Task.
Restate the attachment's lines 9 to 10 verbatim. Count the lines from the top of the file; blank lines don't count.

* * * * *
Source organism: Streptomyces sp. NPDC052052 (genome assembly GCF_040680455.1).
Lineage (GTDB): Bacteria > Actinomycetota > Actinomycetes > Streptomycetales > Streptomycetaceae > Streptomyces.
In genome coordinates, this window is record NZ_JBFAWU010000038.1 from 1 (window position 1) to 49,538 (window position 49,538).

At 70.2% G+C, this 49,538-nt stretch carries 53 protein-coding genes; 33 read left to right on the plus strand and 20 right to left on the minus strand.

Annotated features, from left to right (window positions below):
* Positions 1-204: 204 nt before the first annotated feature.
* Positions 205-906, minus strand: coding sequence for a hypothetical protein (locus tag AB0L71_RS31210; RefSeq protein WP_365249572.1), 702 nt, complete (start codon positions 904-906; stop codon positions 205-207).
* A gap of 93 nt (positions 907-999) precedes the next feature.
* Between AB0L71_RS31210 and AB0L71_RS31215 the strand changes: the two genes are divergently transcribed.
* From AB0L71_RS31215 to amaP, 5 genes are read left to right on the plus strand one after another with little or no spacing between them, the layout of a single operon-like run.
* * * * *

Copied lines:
* Between AB0L71_RS31210 and AB0L71_RS31215 the strand changes: the two genes are divergently transcribed.
* From AB0L71_RS31215 to amaP, 5 genes are read left to right on the plus strand one after another with little or no spacing between them, the layout of a single operon-like run.